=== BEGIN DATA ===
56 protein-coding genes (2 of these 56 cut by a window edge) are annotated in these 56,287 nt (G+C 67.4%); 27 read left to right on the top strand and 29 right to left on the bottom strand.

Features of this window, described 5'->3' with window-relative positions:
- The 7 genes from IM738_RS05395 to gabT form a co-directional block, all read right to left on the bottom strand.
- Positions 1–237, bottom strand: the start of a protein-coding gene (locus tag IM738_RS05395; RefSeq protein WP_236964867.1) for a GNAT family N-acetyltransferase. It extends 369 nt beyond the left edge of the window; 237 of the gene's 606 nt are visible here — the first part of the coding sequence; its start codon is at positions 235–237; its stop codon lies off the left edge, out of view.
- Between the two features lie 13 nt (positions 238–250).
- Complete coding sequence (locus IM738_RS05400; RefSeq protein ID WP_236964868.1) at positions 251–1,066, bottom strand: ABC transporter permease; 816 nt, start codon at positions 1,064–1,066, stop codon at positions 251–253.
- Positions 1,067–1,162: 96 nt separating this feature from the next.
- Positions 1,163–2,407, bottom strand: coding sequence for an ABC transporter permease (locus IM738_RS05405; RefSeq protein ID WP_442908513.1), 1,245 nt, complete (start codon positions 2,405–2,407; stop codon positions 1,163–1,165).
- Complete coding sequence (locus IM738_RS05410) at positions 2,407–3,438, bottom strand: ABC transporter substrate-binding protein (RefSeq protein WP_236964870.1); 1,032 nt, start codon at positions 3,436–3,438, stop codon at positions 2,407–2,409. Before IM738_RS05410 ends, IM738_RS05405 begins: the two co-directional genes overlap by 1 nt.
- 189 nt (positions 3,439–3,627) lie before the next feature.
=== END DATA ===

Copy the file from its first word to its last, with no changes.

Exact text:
56 protein-coding genes (2 of these 56 cut by a window edge) are annotated in these 56,287 nt (G+C 67.4%); 27 read left to right on the top strand and 29 right to left on the bottom strand.

Features of this window, described 5'->3' with window-relative positions:
- The 7 genes from IM738_RS05395 to gabT form a co-directional block, all read right to left on the bottom strand.
- Positions 1–237, bottom strand: the start of a protein-coding gene (locus tag IM738_RS05395; RefSeq protein WP_236964867.1) for a GNAT family N-acetyltransferase. It extends 369 nt beyond the left edge of the window; 237 of the gene's 606 nt are visible here — the first part of the coding sequence; its start codon is at positions 235–237; its stop codon lies off the left edge, out of view.
- Between the two features lie 13 nt (positions 238–250).
- Complete coding sequence (locus IM738_RS05400; RefSeq protein ID WP_236964868.1) at positions 251–1,066, bottom strand: ABC transporter permease; 816 nt, start codon at positions 1,064–1,066, stop codon at positions 251–253.
- Positions 1,067–1,162: 96 nt separating this feature from the next.
- Positions 1,163–2,407, bottom strand: coding sequence for an ABC transporter permease (locus IM738_RS05405; RefSeq protein ID WP_442908513.1), 1,245 nt, complete (start codon positions 2,405–2,407; stop codon positions 1,163–1,165).
- Complete coding sequence (locus IM738_RS05410) at positions 2,407–3,438, bottom strand: ABC transporter substrate-binding protein (RefSeq protein WP_236964870.1); 1,032 nt, start codon at positions 3,436–3,438, stop codon at positions 2,407–2,409. Before IM738_RS05410 ends, IM738_RS05405 begins: the two co-directional genes overlap by 1 nt.
- 189 nt (positions 3,439–3,627) lie before the next feature.